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At 7:15 A.M., I awoke with this instructive dream:

Jesuit friends invite me to join them for meetings before the opening of the retreat at their facility located on the Atlantic Coast. A reserve on my usual room, with the floral chintz shag and matching bedspread facing the ocean, awaits me. Other laypersons have also been invited. A friendly Jesuit smiles as he eases me into an armchair in the conference room. The topic under review is the culling of four Jesuits on staff, their services no longer needed.

Deep within my psyche, Jesuit friends, symbolized by masculine energy, affirmed my efforts to integrate the disparate pieces of my unlived life before spirit leaves my body. For what felt a long time, their warmth and camaraderie encouraged the arduous continuation of this work.

The topic of the conference, the culling of four Jesuits on staff, their services no longer needed, suggested outdated defense mechanisms that no longer work in my psyche: fantasy, idealization, dissociation, and denial. Such block the conscious embrace of reality where life happens: From childhood, I was only able to look around life’s corners, not participate. These defense mechanisms had kept me safe, in my self-imposed prison, but no longer are they useful in my search for psychic integration.

Awareness of their continuing presence demands activation of the “conscious contact” of Step Eleven. Only HP can release me from this tyranny, for that is what it is.

The dream’s setting, the feminine container of my room with the floral chintz swag over the window facing the ocean, supports this endeavor. I have only to be willing to participate, one moment at a time.

It seems like The Boy, the Mole, the Fox and the Horse (2019) surfaced from the unconscious of Charlie Mackesy and left tracks of the Sacred upon my psyche. Years of professional writing, painting, and illustrating merge within this whimsical tale and enliven seekers; its twelve translations, its mini-adventure film in the making, its audio-book, its vinyl recording, its prints and posters, its study groups illumine another way of relating with others. Mackesy can do this because he’s a humble man. He’s been there.

The stark simplicity of Mackesy’s words interfacing his pin-and-ink sketches with occasional watercolors, serve to brighten four questing spirits: the boy, the mole, the fox, and the horse, each of them replete with symbolism. The ensuing dialogues, tinged with humor, feels like the gracious Voice of the Sacred almost giggling, because of finally being heard. Toward the book’s beginning, we find such a turn-around:

What do you want to be when you grow up?” asked the mole.

Kind,” said the boy.

Of little avail, is the Voice experienced in its usual sources, long discarded as irrelevant, but Mackesy’s message is the same.

Other outstanding features in this book include cursive writing rather than print, occasional blank pages for the reader to further reflect upon the import of what was just shared, and no pagination—one place is as good as another to start: Heartwarming wisdom is handsomely displayed within tracings of great trees and lakes and skies. Life can be fun in working relationships.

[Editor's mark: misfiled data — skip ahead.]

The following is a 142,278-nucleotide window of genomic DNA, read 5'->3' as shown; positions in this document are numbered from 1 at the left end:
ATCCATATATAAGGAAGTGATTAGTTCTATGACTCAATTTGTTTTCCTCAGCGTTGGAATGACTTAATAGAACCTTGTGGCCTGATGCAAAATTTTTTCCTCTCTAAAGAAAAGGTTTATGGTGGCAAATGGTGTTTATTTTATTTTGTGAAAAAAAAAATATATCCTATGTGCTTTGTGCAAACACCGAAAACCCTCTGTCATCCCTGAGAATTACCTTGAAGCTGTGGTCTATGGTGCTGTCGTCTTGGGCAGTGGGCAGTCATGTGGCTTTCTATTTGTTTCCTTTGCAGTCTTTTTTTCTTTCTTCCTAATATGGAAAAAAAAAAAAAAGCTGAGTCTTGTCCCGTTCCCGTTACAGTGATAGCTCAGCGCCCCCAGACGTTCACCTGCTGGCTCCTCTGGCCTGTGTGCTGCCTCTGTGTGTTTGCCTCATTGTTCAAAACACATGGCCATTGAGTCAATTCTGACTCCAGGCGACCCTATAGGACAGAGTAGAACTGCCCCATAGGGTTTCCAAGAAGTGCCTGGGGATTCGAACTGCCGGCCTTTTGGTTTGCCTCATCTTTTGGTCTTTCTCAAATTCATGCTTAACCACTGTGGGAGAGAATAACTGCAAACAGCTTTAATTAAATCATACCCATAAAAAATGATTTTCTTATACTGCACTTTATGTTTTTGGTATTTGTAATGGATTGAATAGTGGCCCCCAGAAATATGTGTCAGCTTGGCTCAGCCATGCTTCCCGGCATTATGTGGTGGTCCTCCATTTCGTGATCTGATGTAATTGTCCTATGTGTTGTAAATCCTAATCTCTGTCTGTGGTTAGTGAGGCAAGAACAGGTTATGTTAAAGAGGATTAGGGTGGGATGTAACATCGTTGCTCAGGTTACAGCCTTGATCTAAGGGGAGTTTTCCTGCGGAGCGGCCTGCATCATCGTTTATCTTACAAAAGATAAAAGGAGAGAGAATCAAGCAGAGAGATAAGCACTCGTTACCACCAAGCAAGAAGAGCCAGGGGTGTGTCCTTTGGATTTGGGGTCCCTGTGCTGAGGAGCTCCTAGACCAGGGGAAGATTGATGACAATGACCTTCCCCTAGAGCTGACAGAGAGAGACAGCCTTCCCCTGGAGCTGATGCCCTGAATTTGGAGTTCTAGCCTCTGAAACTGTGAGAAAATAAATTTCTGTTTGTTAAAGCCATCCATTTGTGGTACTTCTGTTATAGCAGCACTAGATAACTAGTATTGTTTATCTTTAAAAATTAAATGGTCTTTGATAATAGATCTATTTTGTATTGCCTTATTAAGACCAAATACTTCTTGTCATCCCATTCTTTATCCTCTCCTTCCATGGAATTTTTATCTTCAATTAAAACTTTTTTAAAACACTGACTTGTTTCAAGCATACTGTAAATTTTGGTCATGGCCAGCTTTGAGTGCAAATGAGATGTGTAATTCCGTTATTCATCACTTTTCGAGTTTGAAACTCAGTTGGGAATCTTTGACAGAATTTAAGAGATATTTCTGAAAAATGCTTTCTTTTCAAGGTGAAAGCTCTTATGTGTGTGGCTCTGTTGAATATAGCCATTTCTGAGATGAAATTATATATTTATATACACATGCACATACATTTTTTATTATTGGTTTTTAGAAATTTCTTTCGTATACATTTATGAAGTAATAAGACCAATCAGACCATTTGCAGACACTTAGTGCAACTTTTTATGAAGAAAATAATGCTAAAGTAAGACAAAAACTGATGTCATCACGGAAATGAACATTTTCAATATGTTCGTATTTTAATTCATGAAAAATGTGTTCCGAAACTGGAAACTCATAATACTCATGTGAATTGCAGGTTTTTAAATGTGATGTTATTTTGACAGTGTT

The Boy, the Mole, the Fox and the Horse finds a resonance within anyone of any age and life circumstances. Its message to me is: You’re loved and always have been. Smile!

Microwaves hum. Planes and cars hum. Generators hum—humming fills worlds of science, electronics, entertainment, and finance, often wall-papering the background of whatever draws our attention. Rare is silence sought after.

Yet, humming is integral to our humanness and still appears within classical music, jazz, and R&B. Their listeners, in search of distraction from spine-binding tensions, flock to venues hosting such events and pay handsomely. I was among them.

Somewhere within my long labyrinthine life, I stopped humming—Too many rules and regulations of adulthood had squelched its practice and cramped my imagination. True, classical music did quiet much of the turmoil, but as ovations of audiences subsided, hollow voices returned, until the next concert, with its reprieve. I’d also considered eastern chants, but never practiced them—too taxing upon my breathing. 

However, an overview of The Humming Effect – Sound Healing for Health and Happiness (2017) by Jonathan Goldman and Andi Goldman produces valuable suggestions for a more responsive care of our body-mind-spirit. Their experience convinced them that few realize the healing properties of humming: Engaged in consciously, their fruit is exponential: physically, humming raises oxygen in the cells, lymphatic assimilation, and levels of melatonin; it lowers stress and blood pressure and heart rates. 

Spiritually, humming interfaces with the Sacred in our depths and provides support and direction in the midst of trekking the impossible. It keeps in mind our immortal destiny and who we really are. Such was the experience of death camp survivors in the last century.

Mentally and emotionally, humming empowers us to alter attitudes and moods and concentrate on the present experience, with its new learning. Humming is also fun. 

And in my present circumstance, I‘ve still much to learn in the ensuing silence…

Available on Amazon

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